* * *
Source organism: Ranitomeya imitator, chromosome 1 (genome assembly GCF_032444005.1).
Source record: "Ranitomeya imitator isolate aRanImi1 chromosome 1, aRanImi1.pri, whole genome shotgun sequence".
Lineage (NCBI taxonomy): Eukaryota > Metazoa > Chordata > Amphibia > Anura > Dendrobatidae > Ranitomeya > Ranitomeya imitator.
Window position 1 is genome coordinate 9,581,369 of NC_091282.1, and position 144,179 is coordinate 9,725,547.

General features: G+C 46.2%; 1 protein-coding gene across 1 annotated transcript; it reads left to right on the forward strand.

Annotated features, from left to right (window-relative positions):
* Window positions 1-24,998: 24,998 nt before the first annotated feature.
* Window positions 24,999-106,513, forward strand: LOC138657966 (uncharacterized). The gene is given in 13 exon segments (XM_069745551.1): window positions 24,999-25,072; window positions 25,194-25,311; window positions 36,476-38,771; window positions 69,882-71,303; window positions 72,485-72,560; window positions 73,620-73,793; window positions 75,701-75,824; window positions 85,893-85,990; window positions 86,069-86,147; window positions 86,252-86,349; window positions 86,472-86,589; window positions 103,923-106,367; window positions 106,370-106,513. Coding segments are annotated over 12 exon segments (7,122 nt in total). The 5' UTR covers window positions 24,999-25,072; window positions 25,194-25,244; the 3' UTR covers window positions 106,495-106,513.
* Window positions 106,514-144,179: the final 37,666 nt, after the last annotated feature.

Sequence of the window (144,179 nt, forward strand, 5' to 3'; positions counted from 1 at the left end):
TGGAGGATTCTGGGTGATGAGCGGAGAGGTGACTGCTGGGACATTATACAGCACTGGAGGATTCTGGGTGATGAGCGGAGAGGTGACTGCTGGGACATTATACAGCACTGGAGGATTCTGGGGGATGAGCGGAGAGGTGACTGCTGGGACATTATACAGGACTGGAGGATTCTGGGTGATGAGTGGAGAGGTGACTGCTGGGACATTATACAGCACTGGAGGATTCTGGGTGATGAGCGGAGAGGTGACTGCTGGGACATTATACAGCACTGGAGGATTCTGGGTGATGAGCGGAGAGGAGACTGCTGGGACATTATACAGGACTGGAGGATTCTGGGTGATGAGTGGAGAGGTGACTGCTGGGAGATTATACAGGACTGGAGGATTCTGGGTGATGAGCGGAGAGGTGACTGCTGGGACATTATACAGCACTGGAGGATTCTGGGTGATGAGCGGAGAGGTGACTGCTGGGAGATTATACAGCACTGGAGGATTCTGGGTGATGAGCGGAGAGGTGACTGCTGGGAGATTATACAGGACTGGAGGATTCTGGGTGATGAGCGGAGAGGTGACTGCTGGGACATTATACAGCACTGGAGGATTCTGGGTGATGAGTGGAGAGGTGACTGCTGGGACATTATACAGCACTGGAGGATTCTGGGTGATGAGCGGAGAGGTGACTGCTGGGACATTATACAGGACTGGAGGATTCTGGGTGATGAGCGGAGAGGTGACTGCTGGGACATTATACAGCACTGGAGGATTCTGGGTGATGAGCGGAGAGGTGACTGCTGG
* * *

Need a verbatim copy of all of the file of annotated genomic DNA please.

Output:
Source organism: Ranitomeya imitator, chromosome 1 (genome assembly GCF_032444005.1).
Source record: "Ranitomeya imitator isolate aRanImi1 chromosome 1, aRanImi1.pri, whole genome shotgun sequence".
Lineage (NCBI taxonomy): Eukaryota > Metazoa > Chordata > Amphibia > Anura > Dendrobatidae > Ranitomeya > Ranitomeya imitator.
Window position 1 is genome coordinate 9,581,369 of NC_091282.1, and position 144,179 is coordinate 9,725,547.

General features: G+C 46.2%; 1 protein-coding gene across 1 annotated transcript; it reads left to right on the forward strand.

Annotated features, from left to right (window-relative positions):
* Window positions 1-24,998: 24,998 nt before the first annotated feature.
* Window positions 24,999-106,513, forward strand: LOC138657966 (uncharacterized). The gene is given in 13 exon segments (XM_069745551.1): window positions 24,999-25,072; window positions 25,194-25,311; window positions 36,476-38,771; window positions 69,882-71,303; window positions 72,485-72,560; window positions 73,620-73,793; window positions 75,701-75,824; window positions 85,893-85,990; window positions 86,069-86,147; window positions 86,252-86,349; window positions 86,472-86,589; window positions 103,923-106,367; window positions 106,370-106,513. Coding segments are annotated over 12 exon segments (7,122 nt in total). The 5' UTR covers window positions 24,999-25,072; window positions 25,194-25,244; the 3' UTR covers window positions 106,495-106,513.
* Window positions 106,514-144,179: the final 37,666 nt, after the last annotated feature.

Sequence of the window (144,179 nt, forward strand, 5' to 3'; positions counted from 1 at the left end):
TGGAGGATTCTGGGTGATGAGCGGAGAGGTGACTGCTGGGACATTATACAGCACTGGAGGATTCTGGGTGATGAGCGGAGAGGTGACTGCTGGGACATTATACAGCACTGGAGGATTCTGGGGGATGAGCGGAGAGGTGACTGCTGGGACATTATACAGGACTGGAGGATTCTGGGTGATGAGTGGAGAGGTGACTGCTGGGACATTATACAGCACTGGAGGATTCTGGGTGATGAGCGGAGAGGTGACTGCTGGGACATTATACAGCACTGGAGGATTCTGGGTGATGAGCGGAGAGGAGACTGCTGGGACATTATACAGGACTGGAGGATTCTGGGTGATGAGTGGAGAGGTGACTGCTGGGAGATTATACAGGACTGGAGGATTCTGGGTGATGAGCGGAGAGGTGACTGCTGGGACATTATACAGCACTGGAGGATTCTGGGTGATGAGCGGAGAGGTGACTGCTGGGAGATTATACAGCACTGGAGGATTCTGGGTGATGAGCGGAGAGGTGACTGCTGGGAGATTATACAGGACTGGAGGATTCTGGGTGATGAGCGGAGAGGTGACTGCTGGGACATTATACAGCACTGGAGGATTCTGGGTGATGAGTGGAGAGGTGACTGCTGGGACATTATACAGCACTGGAGGATTCTGGGTGATGAGCGGAGAGGTGACTGCTGGGACATTATACAGGACTGGAGGATTCTGGGTGATGAGCGGAGAGGTGACTGCTGGGACATTATACAGCACTGGAGGATTCTGGGTGATGAGCGGAGAGGTGACTGCTGG